As sewage debate continues, how have our MPs voted?

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St Albans MP Daisy Cooper and Harpenden MP Bim Afolami - Credit: Archant

The majority of chalk streams in the country are in our county - making the debate on whether water companies should do more to lessen the pumping of raw sewage into these precious waterways even more important. 

Chalk streams are the UK’s equivalent to tropical rainforests, according to the Herts and Middlesex Wildlife Trust. 

Their website states: "They support a huge variety of rare and vulnerable wildlife. Some of our most iconic and well-loved species - like the water vole, wild brown trout and mayflies - depend solely on these rivers to survive in Hertfordshire."

Chalk streams are globally rare - there are around 200 chalk streams on earth. Almost all are found in the UK and we have about 10 per cent in Hertfordshire.

What was the vote on?

On Wednesday last week, there was a vote on a proposed amendment to the Environment Bill regarding storm overflows. 

Storm overflows protect properties from heavy rainstorms and prevent sewage from overflowing into streets and homes.

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They are part of an older type of sewer system which carries surface water and foul water in one pipe.

During a storm event, prolonged rainfall can rapidly increase the flow in a combined sewer and cause it to become overwhelmed. Storm overflows are designed to release excess storm water into waterways - rivers, streams or the sea - when this happens.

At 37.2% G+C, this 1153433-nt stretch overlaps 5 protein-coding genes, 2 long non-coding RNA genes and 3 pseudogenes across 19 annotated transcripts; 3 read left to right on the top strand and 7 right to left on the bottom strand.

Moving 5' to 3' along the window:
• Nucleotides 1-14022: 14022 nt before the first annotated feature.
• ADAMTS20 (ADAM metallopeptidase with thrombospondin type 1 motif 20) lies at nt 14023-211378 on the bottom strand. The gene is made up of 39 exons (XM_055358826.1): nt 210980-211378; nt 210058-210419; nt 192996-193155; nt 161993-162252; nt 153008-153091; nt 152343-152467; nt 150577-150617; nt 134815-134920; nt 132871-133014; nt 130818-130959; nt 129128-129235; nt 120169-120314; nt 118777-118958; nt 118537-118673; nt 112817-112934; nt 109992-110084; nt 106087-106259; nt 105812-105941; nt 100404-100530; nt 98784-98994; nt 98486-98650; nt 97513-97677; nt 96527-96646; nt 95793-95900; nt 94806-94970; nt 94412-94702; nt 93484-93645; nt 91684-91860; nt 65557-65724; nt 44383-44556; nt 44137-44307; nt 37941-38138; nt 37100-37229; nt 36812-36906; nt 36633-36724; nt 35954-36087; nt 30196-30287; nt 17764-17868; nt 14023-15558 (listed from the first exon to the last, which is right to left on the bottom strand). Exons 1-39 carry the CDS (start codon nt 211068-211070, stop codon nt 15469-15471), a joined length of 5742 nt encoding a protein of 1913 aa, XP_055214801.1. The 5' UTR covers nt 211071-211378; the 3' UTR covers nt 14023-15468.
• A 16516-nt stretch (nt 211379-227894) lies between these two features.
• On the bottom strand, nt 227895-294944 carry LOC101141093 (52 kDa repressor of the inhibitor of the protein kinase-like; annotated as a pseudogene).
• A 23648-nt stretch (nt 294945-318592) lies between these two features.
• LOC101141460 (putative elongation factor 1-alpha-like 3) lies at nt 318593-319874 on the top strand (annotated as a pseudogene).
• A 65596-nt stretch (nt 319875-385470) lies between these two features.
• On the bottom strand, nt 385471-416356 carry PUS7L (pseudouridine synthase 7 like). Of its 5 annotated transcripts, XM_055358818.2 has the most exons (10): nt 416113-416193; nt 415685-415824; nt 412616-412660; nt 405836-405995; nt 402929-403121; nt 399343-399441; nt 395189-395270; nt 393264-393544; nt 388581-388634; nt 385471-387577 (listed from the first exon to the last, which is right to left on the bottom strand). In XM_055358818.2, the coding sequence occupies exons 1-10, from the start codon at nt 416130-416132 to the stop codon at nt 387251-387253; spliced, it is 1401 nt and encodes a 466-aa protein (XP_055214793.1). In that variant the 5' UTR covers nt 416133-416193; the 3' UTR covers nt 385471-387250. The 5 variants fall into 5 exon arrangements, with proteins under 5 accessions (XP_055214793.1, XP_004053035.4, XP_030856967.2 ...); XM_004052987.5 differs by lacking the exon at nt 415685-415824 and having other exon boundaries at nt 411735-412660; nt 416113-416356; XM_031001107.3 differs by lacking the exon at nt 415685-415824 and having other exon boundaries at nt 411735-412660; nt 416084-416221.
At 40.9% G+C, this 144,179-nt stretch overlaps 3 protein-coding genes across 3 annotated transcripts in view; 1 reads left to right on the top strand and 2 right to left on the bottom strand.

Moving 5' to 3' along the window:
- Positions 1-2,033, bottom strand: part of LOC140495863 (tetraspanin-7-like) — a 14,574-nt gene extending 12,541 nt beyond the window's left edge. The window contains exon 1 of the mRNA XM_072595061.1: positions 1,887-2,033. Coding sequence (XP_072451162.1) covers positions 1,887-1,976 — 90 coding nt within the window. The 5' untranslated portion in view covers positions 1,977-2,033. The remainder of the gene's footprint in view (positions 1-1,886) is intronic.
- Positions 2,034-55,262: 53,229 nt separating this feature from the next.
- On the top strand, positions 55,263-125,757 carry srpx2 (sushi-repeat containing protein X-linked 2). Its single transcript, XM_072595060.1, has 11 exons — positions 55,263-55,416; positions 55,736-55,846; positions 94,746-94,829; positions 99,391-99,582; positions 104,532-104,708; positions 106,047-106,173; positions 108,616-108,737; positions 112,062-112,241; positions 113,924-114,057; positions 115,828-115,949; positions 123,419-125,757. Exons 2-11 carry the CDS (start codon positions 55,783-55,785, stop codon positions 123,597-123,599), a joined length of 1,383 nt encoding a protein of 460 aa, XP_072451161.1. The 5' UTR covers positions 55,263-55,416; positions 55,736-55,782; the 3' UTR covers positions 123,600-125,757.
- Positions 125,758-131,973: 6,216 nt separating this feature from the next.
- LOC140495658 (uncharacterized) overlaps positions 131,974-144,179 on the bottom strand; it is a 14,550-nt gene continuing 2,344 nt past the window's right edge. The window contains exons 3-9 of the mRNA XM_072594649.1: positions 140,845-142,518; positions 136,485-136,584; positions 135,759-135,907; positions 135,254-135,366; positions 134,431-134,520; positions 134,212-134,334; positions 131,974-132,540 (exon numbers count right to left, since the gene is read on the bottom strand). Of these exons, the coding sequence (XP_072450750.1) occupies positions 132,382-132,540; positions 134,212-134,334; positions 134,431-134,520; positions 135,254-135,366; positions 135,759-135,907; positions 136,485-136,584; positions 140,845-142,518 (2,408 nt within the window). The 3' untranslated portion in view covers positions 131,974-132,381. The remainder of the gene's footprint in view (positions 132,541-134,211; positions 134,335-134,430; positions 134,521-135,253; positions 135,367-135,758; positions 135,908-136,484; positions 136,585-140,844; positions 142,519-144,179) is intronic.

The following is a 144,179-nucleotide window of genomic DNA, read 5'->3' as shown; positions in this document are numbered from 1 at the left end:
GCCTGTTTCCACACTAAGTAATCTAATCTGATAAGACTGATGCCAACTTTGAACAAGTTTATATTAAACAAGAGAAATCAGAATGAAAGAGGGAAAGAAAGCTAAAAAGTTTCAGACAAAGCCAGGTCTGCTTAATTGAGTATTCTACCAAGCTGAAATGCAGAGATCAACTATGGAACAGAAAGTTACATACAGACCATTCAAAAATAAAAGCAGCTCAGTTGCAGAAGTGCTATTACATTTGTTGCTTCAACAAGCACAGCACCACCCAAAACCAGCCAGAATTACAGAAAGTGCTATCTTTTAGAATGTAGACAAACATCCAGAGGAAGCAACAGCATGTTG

If the Lords' Amendment 45 section 141A - put forward by the Duke of Wellington - became law, sewerage undertakers in England and Wales would have to demonstrate progressive reductions in the harm caused by discharges of untreated sewage.

Raw sewage was pumped into waterways 400,000 times in 2020, according to Environment Agency figures.

How did our MPs vote?

The commons vote was  268 to 204 in favour of the Environment Bill - with 22 Tory MPs rebelling, in favour of the Duke's amendment. 

Harpenden MP Bim Afolami abstained from last week's vote, due to family matters. He has indicated he would have opposed the amendment. 

Conservative Mr Afolami told the Herts Ad:  “Unfortunately, I was unable to attend or vote on the Environment Bill debate on Wednesday as I was at a family funeral.

"We are very fortunate in Hitchin & Harpenden that we have a large number of local chalk streams, including the Ver, Lea, Mimram, Purwell, Oughton and Hiz.

"I am committed to protecting these rare habitats and have been working hard to ensure that they have the right protections against inappropriate water usage, environmental threats and future development.

"The amount of sewage discharged by water companies into our rivers is unacceptable and ministers have made it clear that sewage discharges from storm overflows must be reduced. The Environment Bill as drafted is tougher than existing powers and will deliver reductions in the harm caused by storm overflows.

"The Duke of Wellington’s amendment, while well-intentioned, is already delivered through the many measures of the Environment Bill.

"We must also be pragmatic in relation to the calls for complete elimination of storm overflows. That would require lots of new sewerage systems – initial assessments suggest total elimination would cost more than £150 billion – and could result in sewage being discharged into the streets instead during extreme rain.

"I continue to support action to reduce sewage discharges and will work with Parliamentary colleagues to deliver stronger powers to tackle these, but in a way which avoids significant costs for consumers and the risk of sewage in the street during floods.”

St Albans MP, Lib Dem Daisy Cooper, voted against the Bill, saying on Twitter: "Tories used their majority to push through this awful measure."

What's next?

The Bill will be revisited in the Lords today, before another Commons vote on Wednesday.